Based upon the literature, radiation is not cumulative and has rendered no evidence of long term effects. Therefore, the doctor of chiropractic must weigh the risk of treating blindly in the presence of clear biomechanical markers. Treating blindly is often done at the expense of our patients and the malpractice carriers, especially in a scenario where little risk exists.  Our concern is the adoption of recommendations or guidelines that are deficient in the published and clinical evidence at hand.  There also needs to be a larger clinical and academic conversation interprofessionally, to educate organizations like the ABIM and others who access spine patients, where together we can collaboratively, across professional boundaries, devise care paths to better serve society.   

Dr. Mark Studin is an Adjunct Associate Professor of Chiropractic at the University of Bridgeport College of Chiropractic, an Adjunct Professor of Clinical Sciences at Texas Chiropractic College and a clinical presenter for the State of New York at Buffalo, School of Medicine and Biomedical Sciences for post-doctoral education, teaching MRI spine interpretation, spinal biomechanical engineering and triaging trauma cases. He is also the president of the Academy of Chiropractic teaching doctors of chiropractic how to interface with the medical and legal communities (www.DoctorsPIProgram.com), teaches MRI interpretation and triaging trauma cases to doctors of all disciplines nationally and studies trends in healthcare on a national scale (www.TeachDoctors.com). He can be reached at This email address is being protected from spambots. You need JavaScript enabled to view it. or at 631-786-4253.

Dr. Bill Owens is presently in private practice in Buffalo NY and generates the majority of his new patient referrals directly from the primary care medical community.  He is an Associate Adjunct Professor at the State University of New York at Buffalo School of Medicine and Biomedical Sciences, an Adjunct Assistant Professor of Clinical Sciences at the University of Bridgeport, College of Chiropractic and an Adjunct Professor of Clinical Sciences at Texas Chiropractic College.  He also works directly with doctors of chiropractic to help them build relationships with medical providers in their community. He can be reached at This email address is being protected from spambots. You need JavaScript enabled to view it. or www.mdreferralprogram.com or 716-228-3847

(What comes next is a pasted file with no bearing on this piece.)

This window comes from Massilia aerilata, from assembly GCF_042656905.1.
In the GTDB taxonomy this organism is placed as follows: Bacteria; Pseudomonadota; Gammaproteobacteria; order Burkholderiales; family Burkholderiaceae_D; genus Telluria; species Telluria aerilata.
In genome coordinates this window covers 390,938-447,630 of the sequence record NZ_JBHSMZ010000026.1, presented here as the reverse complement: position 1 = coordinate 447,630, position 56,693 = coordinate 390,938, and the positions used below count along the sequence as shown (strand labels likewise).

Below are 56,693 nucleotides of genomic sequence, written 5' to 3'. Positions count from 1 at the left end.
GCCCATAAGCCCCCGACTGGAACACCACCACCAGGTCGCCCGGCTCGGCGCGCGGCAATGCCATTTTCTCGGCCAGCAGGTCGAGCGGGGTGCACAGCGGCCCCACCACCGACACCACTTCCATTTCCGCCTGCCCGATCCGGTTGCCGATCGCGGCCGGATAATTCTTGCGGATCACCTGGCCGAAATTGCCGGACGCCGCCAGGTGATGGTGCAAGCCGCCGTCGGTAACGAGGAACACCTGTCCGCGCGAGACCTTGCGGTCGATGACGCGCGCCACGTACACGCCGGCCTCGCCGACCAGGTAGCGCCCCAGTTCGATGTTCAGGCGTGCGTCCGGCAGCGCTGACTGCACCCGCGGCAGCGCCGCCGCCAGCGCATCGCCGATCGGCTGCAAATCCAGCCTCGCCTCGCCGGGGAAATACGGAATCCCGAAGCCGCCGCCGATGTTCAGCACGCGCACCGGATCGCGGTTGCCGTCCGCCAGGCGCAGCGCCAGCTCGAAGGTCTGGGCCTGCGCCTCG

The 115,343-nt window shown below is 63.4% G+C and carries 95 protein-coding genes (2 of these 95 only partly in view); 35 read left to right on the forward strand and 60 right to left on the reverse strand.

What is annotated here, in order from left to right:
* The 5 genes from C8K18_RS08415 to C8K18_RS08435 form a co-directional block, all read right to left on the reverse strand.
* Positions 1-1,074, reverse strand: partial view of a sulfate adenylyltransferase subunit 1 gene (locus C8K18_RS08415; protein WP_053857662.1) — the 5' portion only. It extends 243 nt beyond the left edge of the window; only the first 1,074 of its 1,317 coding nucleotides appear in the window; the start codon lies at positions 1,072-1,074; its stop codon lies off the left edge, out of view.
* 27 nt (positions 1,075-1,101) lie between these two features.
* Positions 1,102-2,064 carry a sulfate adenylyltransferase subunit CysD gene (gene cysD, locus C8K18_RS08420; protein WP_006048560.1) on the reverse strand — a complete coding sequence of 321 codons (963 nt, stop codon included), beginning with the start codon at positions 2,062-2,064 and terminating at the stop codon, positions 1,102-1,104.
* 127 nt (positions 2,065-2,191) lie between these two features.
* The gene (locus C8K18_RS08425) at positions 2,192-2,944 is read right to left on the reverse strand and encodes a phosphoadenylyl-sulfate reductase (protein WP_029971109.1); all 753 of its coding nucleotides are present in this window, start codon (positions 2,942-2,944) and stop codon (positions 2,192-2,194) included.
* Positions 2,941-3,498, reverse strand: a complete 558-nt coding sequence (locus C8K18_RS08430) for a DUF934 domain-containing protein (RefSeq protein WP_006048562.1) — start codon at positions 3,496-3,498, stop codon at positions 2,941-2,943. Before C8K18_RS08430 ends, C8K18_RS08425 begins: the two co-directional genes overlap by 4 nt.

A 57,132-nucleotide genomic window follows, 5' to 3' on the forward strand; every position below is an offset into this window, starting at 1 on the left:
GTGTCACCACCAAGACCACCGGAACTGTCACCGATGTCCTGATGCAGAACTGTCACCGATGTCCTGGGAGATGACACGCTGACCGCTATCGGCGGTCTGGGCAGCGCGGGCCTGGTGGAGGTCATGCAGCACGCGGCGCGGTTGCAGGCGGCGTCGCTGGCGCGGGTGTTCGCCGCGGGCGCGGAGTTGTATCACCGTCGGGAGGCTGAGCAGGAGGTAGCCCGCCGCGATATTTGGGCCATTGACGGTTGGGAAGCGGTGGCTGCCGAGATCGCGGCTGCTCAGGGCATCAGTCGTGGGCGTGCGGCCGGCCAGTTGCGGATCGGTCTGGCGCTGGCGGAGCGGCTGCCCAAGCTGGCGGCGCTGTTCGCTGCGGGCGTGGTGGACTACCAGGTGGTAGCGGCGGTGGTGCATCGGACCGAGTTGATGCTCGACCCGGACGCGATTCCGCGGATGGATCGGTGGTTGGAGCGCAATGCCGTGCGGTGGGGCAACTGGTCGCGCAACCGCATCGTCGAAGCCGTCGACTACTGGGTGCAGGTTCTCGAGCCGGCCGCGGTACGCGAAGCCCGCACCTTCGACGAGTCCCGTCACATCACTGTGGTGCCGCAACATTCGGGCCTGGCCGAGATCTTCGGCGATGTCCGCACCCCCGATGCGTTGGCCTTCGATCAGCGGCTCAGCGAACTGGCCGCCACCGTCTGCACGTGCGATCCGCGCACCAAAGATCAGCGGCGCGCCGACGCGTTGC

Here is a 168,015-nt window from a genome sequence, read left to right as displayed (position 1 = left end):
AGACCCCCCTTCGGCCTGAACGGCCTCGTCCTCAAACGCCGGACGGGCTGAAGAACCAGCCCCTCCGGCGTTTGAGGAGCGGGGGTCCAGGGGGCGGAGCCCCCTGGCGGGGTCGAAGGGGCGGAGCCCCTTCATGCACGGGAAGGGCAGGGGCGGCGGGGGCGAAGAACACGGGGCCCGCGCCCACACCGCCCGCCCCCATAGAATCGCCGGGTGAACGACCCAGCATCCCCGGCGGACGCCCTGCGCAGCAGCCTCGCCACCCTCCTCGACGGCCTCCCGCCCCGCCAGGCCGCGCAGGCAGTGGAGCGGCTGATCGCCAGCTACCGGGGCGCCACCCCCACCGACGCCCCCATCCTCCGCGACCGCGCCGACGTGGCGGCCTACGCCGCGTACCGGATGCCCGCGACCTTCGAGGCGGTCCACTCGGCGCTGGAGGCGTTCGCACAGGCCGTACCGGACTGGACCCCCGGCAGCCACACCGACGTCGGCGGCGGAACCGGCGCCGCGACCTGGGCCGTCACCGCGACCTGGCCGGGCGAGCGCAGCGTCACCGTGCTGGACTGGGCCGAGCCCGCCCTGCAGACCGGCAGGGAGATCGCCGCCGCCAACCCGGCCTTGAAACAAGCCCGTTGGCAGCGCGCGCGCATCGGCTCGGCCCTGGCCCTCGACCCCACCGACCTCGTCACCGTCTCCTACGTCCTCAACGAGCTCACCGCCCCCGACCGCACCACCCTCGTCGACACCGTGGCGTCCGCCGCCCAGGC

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The Mechanism of the Chiropractic

Spinal Adjustment/Manipulation:

Bio-Neuro-Mechanical Effect

Part 3 of a 5 Part Series

By: Mark Studin

William J. Owens

 

 

A report on the scientific literature

Citation: Studin M., Owens W., (2017) The Mechanism of the Chiropractic Spinal Adjustment/Manipulation: Bio-Neuro-Mechanical Component Part 3 of 5, American Chiropractor 39 (7), pgs. 30,32,34, 36, 38, 40-41